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Dr. Selim Raihan Assistant Professor Department of Economics University of Dhaka PowerPoint Presentation
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Dr. Selim Raihan Assistant Professor Department of Economics University of Dhaka

Dr. Selim Raihan Assistant Professor Department of Economics University of Dhaka

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Dr. Selim Raihan Assistant Professor Department of Economics University of Dhaka

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  1. Methodology of Examining the Nexus between Trade Liberalization, Growth and Poverty: Some Thoughts Dr. Selim Raihan Assistant Professor Department of Economics University of Dhaka Presented at the Inception Workshop on Mainstreaming International Trade into National Development Strategy: A Pilot Project in Bangladesh and India 7-8 February, 2007, Kolkata

  2. For the analysis of the relationship between trade liberalisation, growth and poverty we need to explore the mechanism of the relationship.

  3. If there are absence of any structural rigidities in the economy…

  4. Impacts on Growth • Short run impact: Factors of production may be unable to move to the expanding sectors from the contracting sectors. Therefore, the loss in growth due to the contraction of the import competing sectors may be higher than the gain in growth due to the expansion of the export-oriented sectors. As a result, a negative impact on economic growth is a possibility. • Long run impact: In the long run, if resources can be reallocated to the more efficient sectors, then there might be a positive impact on economic growth. There may also be some gains trough productivity increase.

  5. Poverty Impact (Head-Count) • Household Income • Poverty Line income Influenced by the changes in the prices of goods and services

  6. Households’ Initial Endowments of Labour, Capital, Land, Transfer, Remittances are very important.

  7. Income Composition of the Households Source: Household Income and Expenditure Survey 2000 for Bangladesh. Note: ‘-’ denotes not applicable to this household category.

  8. If there are significant structural rigidities in the economy…

  9. Trade liberalization in this case will not necessarily lower the prices of imports. • As resources are not sufficiently freely mobile among sectors, the loss in growth will be likely to be higher than the gain in growth. • Impacts on factor prices will not be straightforward.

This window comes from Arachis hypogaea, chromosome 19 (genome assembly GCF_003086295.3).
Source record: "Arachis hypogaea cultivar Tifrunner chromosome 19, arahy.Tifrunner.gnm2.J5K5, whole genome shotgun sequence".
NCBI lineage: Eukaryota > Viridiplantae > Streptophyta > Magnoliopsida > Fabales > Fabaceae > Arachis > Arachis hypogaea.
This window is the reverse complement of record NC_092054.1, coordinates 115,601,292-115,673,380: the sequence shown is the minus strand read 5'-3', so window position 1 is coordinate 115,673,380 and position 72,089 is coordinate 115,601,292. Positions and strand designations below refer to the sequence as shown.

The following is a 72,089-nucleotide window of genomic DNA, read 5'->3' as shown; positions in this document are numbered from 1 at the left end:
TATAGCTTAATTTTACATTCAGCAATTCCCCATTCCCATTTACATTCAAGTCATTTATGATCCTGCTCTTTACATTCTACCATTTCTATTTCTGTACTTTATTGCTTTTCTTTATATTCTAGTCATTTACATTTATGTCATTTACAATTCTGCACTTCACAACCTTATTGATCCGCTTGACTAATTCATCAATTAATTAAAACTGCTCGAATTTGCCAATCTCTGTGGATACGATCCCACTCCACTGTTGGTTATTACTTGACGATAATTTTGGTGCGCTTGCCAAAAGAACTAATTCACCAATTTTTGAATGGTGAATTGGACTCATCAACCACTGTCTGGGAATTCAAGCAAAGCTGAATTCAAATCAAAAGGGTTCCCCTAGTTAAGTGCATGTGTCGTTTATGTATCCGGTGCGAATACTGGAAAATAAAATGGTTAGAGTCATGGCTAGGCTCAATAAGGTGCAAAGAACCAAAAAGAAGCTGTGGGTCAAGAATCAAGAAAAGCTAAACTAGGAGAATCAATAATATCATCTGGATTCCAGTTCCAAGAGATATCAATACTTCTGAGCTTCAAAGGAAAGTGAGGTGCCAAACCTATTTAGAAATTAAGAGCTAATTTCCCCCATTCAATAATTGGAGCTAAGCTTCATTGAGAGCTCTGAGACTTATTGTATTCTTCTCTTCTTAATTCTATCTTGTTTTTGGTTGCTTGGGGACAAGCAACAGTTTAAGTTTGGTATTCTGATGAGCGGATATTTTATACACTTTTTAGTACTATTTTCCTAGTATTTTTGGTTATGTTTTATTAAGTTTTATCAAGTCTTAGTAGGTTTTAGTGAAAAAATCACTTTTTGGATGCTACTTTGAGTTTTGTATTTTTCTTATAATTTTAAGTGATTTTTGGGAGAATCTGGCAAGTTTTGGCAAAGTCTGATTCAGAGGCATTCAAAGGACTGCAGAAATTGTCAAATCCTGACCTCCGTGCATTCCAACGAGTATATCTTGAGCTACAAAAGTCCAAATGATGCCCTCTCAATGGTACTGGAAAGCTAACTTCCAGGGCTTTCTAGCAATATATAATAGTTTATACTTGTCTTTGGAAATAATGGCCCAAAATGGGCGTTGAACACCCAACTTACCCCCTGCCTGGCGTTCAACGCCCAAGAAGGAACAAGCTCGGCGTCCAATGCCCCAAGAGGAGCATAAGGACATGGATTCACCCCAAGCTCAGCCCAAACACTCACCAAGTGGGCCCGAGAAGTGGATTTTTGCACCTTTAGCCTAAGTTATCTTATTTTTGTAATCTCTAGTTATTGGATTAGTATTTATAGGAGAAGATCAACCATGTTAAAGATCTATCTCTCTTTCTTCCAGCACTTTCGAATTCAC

10. Different Methods • Econometric Studies: Ex Post Analysis • CGE Studies: Ex Ante Analysis

  11. Econometric Studies • Cross country Studies: Generalization for all countries. Fail to show the differences in the country contexts. No conclusive evidences. • Single country studies: Use of macro time series data. Problem of time series data. No conclusive evidences. • Studies on manufacturing sectors: No conclusive evidences. • Theoretical problem: In most cases ad hoc model.

  12. Raihan (2005), “Trade Liberalisation and Growth: A Dynamic Panel Econometric Study on Bangladesh Manufacturing Industries”.

  13. CGE Studies • Policy simulation • Useful for ex ante analysis • If carefully designed – theoretically consistent

  14. CGE Studies (cont..) • Most of the static CGE models in the context of Bangladesh has shown negative impact of trade liberalization on economic growth and poverty (e,g. Khondker and Raihan (2004), Raihan and Khondker (2005), Khondker, Raihan and Mujeri (2005), etc.). • It has, however, been argued that the impacts of trade liberalisation are rather dynamic in nature and, thus the medium and long-run impacts are likely to be different from the short-run impacts.